Tag Archives: imagery

Fast Gas

When I was about 14, I worked for a gas station doing their accounting! It’s clear looking back, that it was work they definitely didn’t want to do and it’s doubtful I was any good at it. I have had work that is traditionally defined as women’s work and jobs traditionally defined as men’s work. Both are freeing in their own ways.

On a different thread, I have also responded unusually to a situation, but have never expressed that as exquisitely as this poem does.

Fast Gas                                                                                 Dorianne Laux

 for Richard

Before the days of self service,

when you never had to pump your own gas,

I was the one who did it for you, the girl

who stepped out at the sound of a bell

with a blue rag in my hand, my hair pulled back

in a straight, unlovely ponytail.

This was before automatic shut-offs

and vapor seals, and once, while filling a tank,

I hit a bubble of trapped air and the gas

backed up, came arcing out of the hole

in a bright gold wave and soaked me — face, breasts,

belly and legs. And I had to hurry

back to the booth, the small employee bathroom

with the broken lock, to change my uniform,

peel the gas-soaked cloth from my skin

and wash myself in the sink.

Light-headed, scrubbed raw, I felt

pure and amazed — the way the amber gas

glazed my flesh, the searing,

subterranean pain of it, how my skin

shimmered and ached, glowed

like rainbowed oil on the pavement.

I was twenty. In a few weeks I would fall,

for the first time, in love, that man waiting

patiently in my future like a red leaf

on the sidewalk, the kind of beauty

that asks to be noticed. How was I to know

it would begin this way: every cell of my body

burning with a dangerous beauty, the air around me

a nimbus of light that would carry me

through the days, how when he found me,

weeks later, he would find me like that,

an ordinary woman who could rise

in flame, all he would have to do

is come close and touch me.


The Year I Was Diagnosed with a Sacrilegious Heart  

This poet grew up with an activist father and he certainly took it to heart as you’ll see in this poem.  That the concept of compromise is offered in school amazes me. I also remember my own unwillingness to recite the Pledge of Allegiance and wish today that we lived in a world where compromises seem possible.

The Year I Was Diagnosed with a Sacrilegious Heart                              Martín Espada

At twelve, I quit reciting

the Pledge of Allegiance,

could not salute the flag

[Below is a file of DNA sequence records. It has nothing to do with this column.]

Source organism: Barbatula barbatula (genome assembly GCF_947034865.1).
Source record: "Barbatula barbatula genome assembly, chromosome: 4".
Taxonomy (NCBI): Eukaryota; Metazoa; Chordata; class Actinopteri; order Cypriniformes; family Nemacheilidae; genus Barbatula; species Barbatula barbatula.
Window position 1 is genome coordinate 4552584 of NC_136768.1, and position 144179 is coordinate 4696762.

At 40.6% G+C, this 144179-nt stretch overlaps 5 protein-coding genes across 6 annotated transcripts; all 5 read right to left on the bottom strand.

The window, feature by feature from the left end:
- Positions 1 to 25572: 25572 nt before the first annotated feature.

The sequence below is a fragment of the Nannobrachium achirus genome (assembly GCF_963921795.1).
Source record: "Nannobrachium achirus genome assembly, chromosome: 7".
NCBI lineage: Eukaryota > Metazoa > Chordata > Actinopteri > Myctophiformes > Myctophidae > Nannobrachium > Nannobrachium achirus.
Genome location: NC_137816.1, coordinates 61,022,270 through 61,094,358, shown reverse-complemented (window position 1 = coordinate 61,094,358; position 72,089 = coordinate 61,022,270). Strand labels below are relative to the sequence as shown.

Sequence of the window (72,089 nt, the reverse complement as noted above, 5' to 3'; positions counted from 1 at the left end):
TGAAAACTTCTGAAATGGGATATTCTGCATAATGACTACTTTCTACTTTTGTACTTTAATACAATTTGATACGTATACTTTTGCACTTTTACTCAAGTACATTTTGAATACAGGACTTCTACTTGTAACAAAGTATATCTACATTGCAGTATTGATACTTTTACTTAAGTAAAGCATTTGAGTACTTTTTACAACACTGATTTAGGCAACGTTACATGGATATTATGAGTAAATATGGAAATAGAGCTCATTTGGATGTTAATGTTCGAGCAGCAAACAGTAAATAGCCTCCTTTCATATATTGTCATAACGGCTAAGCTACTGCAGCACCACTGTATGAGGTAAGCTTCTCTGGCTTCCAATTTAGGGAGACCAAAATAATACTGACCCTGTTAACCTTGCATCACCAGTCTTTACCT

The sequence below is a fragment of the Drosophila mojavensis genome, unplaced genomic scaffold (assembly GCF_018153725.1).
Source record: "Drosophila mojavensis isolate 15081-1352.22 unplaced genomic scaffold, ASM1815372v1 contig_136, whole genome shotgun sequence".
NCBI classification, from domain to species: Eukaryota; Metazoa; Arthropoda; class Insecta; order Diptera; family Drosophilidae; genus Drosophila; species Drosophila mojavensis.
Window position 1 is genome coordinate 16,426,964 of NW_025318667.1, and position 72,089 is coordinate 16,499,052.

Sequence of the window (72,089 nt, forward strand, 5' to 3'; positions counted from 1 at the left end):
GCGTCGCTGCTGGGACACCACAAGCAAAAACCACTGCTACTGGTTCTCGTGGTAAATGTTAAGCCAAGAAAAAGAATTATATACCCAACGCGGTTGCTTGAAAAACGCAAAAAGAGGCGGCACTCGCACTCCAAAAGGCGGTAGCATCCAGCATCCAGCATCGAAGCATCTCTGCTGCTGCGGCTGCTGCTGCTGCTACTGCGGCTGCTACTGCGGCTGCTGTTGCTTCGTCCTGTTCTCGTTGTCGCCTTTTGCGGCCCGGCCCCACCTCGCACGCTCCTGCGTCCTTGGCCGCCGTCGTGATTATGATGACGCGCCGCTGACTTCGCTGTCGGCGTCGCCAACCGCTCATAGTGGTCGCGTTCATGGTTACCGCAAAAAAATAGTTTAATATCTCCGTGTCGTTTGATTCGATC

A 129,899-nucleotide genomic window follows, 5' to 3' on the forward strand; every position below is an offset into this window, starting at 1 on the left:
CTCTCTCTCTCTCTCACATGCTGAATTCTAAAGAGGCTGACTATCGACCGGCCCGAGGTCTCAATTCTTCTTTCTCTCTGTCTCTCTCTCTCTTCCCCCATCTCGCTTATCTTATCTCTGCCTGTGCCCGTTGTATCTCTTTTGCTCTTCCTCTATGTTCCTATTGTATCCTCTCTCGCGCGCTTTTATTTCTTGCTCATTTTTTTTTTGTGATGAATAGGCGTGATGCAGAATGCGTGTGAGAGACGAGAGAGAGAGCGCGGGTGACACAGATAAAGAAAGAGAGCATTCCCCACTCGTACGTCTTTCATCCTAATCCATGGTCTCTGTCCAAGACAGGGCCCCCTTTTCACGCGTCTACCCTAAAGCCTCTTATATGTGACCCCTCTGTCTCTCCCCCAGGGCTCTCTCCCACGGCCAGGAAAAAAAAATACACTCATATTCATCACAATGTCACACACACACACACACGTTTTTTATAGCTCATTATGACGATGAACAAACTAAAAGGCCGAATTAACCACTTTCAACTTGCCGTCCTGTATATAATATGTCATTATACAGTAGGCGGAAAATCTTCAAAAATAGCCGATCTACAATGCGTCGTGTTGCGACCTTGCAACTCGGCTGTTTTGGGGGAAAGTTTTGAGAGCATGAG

in 1969, and I,

undecorated for grades or sports,

was never again anonymous in school.


A girl in homeroom

caught my delinquent hand

and pinned a salute

against my chest;

my cafeteria name was Commie,

though I too drank the milk

with presidential portraits on the carton;

but when the school assembly stood

for the flags and stiff soldiers’ choreography

of the color guard,

and I stuck to my seat

like a back pocket snagged on coil,

the principal’s office

quickly found my file.

A balding man in a brown suit

asked me if I understood compromise,

and we nodded in compromise,

a pair of Brooklyn wardheelers.


Next assembly, when the color guard

marched down the aisle,


I stood with the rest,

then pivoted up the aisle,

the flags and me

brushing past each other

without apologies,

my unlaced sneakers

dragging out of the auditorium.


I pressed my spyglass eye

against the doors

for the Pledge:

no one saw my right hand

crumpled in a pocket

instead of spreading

across my sacrilegious heart.


Ceremony done, the flagpoles

pointed their eagle beaks at me,

and I ducked

under their shifting banner wings

back to my seat,

inoculated against staring,

my mind a room after school

where baseball cards

could be stacked by team

in a plastic locker.


The Menstrual Lodge

It has taken me awhile to post this poem because of the potentially upsetting content. But it contains some truths and may help someone write about their experiences and thoughts. A poem like this can gift the writer with new entry into material that has been waiting to be expressed. What happens to an individual may seem like something that has been happening to women throughout the ages, but that doesn’t mean it shouldn’t be expressed. It keeps happening  and does not become old news and writing your story may show someone the way through it.


The Menstrual Lodge                                                Ursula K. Le Guin


Accepting the heavy destiny of power,

I went to the small house when the time came.

I ate no meat, looked no one in the eye,

and scratched my fleabites with a stick:

to touch myself would close the circle

that must be open so a man can enter.

After five days I came home,

having washed myself and all I touched and wore

in Bear Creek, washed away the sign,

the color, and the smell of power.


It was no use. Nothing,

no ritual or servitude or shame,

unmade my power, or your fear.


You waited in the thickets in the winter rain

as I went alone from the small house.

You beat my head and face and raped me

and went to boast. When my womb swelled,

your friends made a small circle with you:

We all fucked that one.

Who knows who’s the father?


By Bear Creek I gave birth, in Bear Creek

I drowned it. Who knows who’s the mother?

Its father was your fear of me.


I am the dirt beneath your feet.

What are you frightened of? Go fight your wars,

be great in club and lodge and politics.

When you find out what power is, come back.


I am the dirt, and the raincloud, and the rain.

The walls of my house are the steps I walk

from the day of birth around the work I work,

from giving birth to day of death.

The roof of my house is thunder,

the doorway is the wind.

I keep this house, this great house.


When will you come in?